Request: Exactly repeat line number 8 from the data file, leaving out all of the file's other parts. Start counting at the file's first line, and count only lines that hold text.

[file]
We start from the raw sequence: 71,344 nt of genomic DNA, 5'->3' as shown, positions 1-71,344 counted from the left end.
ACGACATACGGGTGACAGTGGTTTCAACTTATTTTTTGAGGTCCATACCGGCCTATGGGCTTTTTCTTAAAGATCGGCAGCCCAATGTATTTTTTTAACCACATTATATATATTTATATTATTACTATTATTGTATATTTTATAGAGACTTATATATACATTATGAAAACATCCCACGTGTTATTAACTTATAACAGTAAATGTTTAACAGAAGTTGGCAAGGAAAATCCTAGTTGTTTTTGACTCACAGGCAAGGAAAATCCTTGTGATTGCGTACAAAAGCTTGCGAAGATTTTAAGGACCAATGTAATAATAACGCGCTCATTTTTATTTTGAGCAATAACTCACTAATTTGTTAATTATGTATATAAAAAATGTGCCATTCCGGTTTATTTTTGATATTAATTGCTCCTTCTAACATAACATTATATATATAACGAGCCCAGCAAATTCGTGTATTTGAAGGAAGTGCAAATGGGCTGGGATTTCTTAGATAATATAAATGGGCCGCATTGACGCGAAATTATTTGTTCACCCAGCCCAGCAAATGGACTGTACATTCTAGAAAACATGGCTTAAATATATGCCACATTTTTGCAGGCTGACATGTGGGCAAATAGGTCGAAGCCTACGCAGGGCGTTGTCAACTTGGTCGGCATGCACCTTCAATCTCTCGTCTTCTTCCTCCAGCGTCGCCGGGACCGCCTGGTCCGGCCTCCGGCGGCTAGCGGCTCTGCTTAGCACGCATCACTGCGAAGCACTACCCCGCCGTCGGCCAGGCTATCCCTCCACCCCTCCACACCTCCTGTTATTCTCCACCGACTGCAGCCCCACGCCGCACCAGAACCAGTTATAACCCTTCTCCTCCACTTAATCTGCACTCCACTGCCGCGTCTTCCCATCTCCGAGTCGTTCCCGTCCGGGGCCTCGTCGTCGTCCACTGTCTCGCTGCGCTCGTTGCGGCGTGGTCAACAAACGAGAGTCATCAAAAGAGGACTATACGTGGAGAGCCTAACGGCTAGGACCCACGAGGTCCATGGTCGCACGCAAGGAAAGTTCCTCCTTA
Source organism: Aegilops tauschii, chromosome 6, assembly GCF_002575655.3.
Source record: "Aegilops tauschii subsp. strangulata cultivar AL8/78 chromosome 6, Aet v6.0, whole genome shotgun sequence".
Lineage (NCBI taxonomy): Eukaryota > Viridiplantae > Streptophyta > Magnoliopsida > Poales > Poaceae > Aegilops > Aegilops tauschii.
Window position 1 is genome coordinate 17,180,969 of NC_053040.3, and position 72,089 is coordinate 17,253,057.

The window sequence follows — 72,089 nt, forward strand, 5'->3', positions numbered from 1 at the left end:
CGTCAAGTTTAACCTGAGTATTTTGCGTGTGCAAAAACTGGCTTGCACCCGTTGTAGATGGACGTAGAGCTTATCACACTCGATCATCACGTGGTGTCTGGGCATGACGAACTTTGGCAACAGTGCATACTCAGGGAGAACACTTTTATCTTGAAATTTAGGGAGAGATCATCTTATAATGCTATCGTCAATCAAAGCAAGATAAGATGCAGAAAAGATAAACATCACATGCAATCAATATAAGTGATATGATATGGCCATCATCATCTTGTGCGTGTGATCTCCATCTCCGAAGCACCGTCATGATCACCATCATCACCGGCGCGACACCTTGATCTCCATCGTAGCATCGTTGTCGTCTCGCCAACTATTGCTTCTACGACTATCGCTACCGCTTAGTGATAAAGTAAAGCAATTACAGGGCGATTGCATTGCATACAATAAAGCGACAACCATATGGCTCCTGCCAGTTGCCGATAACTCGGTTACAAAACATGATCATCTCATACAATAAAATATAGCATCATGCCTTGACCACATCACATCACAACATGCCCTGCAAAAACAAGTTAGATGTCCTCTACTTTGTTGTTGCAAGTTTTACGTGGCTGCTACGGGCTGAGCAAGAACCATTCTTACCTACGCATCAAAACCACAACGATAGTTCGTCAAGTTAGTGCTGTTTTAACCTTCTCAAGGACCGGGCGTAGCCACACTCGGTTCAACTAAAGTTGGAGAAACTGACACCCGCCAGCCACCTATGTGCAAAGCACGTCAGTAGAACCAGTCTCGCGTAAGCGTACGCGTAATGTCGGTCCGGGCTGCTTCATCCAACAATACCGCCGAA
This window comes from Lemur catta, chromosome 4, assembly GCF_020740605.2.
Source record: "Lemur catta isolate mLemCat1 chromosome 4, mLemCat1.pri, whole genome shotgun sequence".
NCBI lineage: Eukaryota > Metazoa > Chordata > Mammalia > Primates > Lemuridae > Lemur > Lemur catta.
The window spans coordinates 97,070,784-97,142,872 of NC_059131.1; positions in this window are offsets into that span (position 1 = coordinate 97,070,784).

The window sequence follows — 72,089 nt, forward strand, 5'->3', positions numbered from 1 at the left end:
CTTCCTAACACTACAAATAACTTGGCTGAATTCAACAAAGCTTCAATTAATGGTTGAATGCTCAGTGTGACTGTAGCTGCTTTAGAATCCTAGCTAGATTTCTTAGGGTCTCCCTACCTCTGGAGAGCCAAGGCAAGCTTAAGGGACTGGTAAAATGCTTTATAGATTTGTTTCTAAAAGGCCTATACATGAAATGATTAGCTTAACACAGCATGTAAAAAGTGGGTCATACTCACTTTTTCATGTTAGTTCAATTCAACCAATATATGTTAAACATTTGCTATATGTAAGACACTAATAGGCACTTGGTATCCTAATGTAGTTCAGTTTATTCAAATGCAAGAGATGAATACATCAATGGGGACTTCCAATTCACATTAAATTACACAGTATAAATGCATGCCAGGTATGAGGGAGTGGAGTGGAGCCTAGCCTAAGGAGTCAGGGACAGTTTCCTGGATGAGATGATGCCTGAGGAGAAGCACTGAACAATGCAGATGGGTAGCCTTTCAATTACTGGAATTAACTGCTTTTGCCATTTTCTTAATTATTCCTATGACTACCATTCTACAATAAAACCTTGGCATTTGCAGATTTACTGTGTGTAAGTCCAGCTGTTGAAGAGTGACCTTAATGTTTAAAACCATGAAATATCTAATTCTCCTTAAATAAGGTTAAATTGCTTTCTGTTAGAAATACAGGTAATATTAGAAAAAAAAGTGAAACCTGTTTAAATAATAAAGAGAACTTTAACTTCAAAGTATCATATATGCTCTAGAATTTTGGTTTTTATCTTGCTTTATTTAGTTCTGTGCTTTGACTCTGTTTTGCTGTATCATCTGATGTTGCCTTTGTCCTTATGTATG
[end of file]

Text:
CGTCAAGTTTAACCTGAGTATTTTGCGTGTGCAAAAACTGGCTTGCACCCGTTGTAGATGGACGTAGAGCTTATCACACTCGATCATCACGTGGTGTCTGGGCATGACGAACTTTGGCAACAGTGCATACTCAGGGAGAACACTTTTATCTTGAAATTTAGGGAGAGATCATCTTATAATGCTATCGTCAATCAAAGCAAGATAAGATGCAGAAAAGATAAACATCACATGCAATCAATATAAGTGATATGATATGGCCATCATCATCTTGTGCGTGTGATCTCCATCTCCGAAGCACCGTCATGATCACCATCATCACCGGCGCGACACCTTGATCTCCATCGTAGCATCGTTGTCGTCTCGCCAACTATTGCTTCTACGACTATCGCTACCGCTTAGTGATAAAGTAAAGCAATTACAGGGCGATTGCATTGCATACAATAAAGCGACAACCATATGGCTCCTGCCAGTTGCCGATAACTCGGTTACAAAACATGATCATCTCATACAATAAAATATAGCATCATGCCTTGACCACATCACATCACAACATGCCCTGCAAAAACAAGTTAGATGTCCTCTACTTTGTTGTTGCAAGTTTTACGTGGCTGCTACGGGCTGAGCAAGAACCATTCTTACCTACGCATCAAAACCACAACGATAGTTCGTCAAGTTAGTGCTGTTTTAACCTTCTCAAGGACCGGGCGTAGCCACACTCGGTTCAACTAAAGTTGGAGAAACTGACACCCGCCAGCCACCTATGTGCAAAGCACGTCAGTAGAACCAGTCTCGCGTAAGCGTACGCGTAATGTCGGTCCGGGCTGCTTCATCCAACAATACCGCCGAA